There are two ways you are gonna fry a fish. That is not counting the fact that the best way to fry a fish is with the filets cleaned off the bone. Whole fish can be deep fried much like a turkey, but we are talking filets here. The two ways you can fry them is with the skin on or with the skin peeled off during the cleaning.

If the skin is on, the skin will serve to hold the juices in the filet during the fry. That is best when you are not deep frying the fish. If you are frying them with the skin on, all you have to do is soak them in milk and dip them in the breading. If the filet is cleaned of its skin, dip the filet in eggs before you fry them. A variance on this and one the author loves is to first dip them in milk, then in flour, then in beaten eggs, and then and only then into the breadcrumbs. It makes a crispy fry but if not done in real hot oil the breading can come off in a big but tasty chip.

Alternatives to bread crumbs

There are lots of other breading choices: corn flakes, pancake mix, rice flour, Cheerios crushed up and mixed with flax, and anything you think is tasty, dry, and will stick to beaten eggs can really go great with the next flounder or speckled trout filet you find, lure, fight, and land.


This picture of what's obviously a yummy batter-fried fish sandwich came to us courtesy of UrbanWhisk.com. Check them out for some great fishy recipes.

Remember, get your fish into ice quick if you're gonna eat them; and eat them the day you catch them if at all possible. Fish fought too long do not taste as good as fish quickly iced. Land them fast and do not fish with too light tackle if you intend to fry your catch.


You can always create a batter for your fried fish, and still keep from hanging out with bad crowds at the tofu joint. Batter is easy to use and creates an excellent alternative to regular fried coatings.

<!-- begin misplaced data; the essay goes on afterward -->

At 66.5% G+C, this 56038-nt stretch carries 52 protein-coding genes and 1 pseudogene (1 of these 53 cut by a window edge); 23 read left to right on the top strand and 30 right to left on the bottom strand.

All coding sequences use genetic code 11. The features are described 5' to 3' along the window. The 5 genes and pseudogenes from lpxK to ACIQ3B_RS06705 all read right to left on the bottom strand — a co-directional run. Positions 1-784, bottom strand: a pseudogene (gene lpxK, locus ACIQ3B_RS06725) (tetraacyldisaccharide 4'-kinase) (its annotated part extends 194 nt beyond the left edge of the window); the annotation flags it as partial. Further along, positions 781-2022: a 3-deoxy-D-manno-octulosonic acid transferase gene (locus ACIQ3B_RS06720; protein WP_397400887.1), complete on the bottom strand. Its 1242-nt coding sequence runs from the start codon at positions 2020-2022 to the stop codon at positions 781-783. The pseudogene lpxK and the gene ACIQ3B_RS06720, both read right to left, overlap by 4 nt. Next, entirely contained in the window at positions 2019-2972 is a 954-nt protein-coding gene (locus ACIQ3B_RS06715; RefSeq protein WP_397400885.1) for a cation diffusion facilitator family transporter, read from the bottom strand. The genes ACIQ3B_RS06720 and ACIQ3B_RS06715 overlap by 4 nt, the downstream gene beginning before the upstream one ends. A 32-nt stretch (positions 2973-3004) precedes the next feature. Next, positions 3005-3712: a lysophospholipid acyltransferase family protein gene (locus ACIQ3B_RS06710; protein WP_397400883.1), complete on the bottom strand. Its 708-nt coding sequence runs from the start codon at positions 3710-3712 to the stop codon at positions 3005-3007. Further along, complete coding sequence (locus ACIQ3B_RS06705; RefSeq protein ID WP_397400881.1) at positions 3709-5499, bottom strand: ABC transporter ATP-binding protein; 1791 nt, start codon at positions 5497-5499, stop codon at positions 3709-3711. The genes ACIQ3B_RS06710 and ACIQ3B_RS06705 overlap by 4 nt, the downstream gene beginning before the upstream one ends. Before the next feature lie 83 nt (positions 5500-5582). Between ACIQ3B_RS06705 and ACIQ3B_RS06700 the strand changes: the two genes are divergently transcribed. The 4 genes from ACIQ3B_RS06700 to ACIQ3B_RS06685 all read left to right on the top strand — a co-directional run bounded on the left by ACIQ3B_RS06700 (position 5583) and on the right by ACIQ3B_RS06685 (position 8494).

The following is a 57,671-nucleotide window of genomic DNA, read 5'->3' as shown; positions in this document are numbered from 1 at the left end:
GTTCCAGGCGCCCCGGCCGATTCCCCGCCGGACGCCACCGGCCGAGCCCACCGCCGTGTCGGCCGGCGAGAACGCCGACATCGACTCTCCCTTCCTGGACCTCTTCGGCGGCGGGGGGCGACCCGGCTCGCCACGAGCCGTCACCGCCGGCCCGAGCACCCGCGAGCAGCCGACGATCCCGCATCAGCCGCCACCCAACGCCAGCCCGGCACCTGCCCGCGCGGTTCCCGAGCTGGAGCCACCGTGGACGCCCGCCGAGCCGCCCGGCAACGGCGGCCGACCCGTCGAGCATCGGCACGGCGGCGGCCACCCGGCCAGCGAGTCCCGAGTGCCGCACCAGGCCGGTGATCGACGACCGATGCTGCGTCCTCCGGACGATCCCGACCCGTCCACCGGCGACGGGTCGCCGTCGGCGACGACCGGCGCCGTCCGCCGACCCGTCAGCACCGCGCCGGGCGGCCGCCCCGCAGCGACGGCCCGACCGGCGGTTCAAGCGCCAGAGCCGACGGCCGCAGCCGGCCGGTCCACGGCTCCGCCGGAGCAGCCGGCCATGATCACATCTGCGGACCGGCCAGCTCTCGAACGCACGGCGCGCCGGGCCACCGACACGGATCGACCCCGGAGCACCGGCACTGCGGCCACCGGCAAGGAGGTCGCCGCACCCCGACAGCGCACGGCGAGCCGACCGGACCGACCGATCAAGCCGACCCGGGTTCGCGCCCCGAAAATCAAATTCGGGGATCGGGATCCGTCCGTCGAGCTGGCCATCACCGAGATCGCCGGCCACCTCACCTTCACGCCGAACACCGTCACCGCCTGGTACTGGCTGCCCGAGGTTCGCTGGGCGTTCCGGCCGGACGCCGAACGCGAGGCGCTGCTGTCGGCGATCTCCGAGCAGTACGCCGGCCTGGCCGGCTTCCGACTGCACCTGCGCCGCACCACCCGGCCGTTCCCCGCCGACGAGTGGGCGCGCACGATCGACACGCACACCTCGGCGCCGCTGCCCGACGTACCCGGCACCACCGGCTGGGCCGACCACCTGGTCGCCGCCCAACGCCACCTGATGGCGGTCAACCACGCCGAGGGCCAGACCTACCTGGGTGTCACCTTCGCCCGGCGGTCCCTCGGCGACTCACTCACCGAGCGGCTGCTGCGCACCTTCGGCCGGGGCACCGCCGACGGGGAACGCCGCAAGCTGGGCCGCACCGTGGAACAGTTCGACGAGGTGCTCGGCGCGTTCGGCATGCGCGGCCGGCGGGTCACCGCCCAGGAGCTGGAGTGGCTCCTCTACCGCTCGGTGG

To make a great batter, simply take a couple of eggs, four tablespoons of flour, a teaspoon of sugar, and half and half. Mix it till it is pasty and dip the fish. This is great for parties, where you can cut a couple of filets into a dozen or two chunks, dip and fry them in hot oil for a killer snack before dinner.

Fried Fish: the Finished Product

Fish fried properly should be brown on the outside and soft, moist, and tasty on the inside. The pure protein product should never be greasy, and that is avoided by making sure the oil is hot enough and making sure you drain and pat the filets as soon as they come out of the oil. In the case of sauteed fish, we leave the transfats right where they started, and wipe them with crusty bread right off the plate to save on soap bills.

Remember to be creative. Our friend Scott Moore talks about adding a little dried mustard to the flour when you are doing the coatings. And do it in a big plastic ziplock bag to keep the dust down. You can wash them and dry them and use them again. An alternative to keeping the kitchen clean is Tupperware. A few big ones can do the flour, the milk, the eggs and the breadcrumbs and not lose a particle. That will keep your significant other from saying anything but, "Thanks, honey. Great meal. You should go fishing more often."

Now tell the truth. Doesn't that make your mouth water?

The Online Fisherman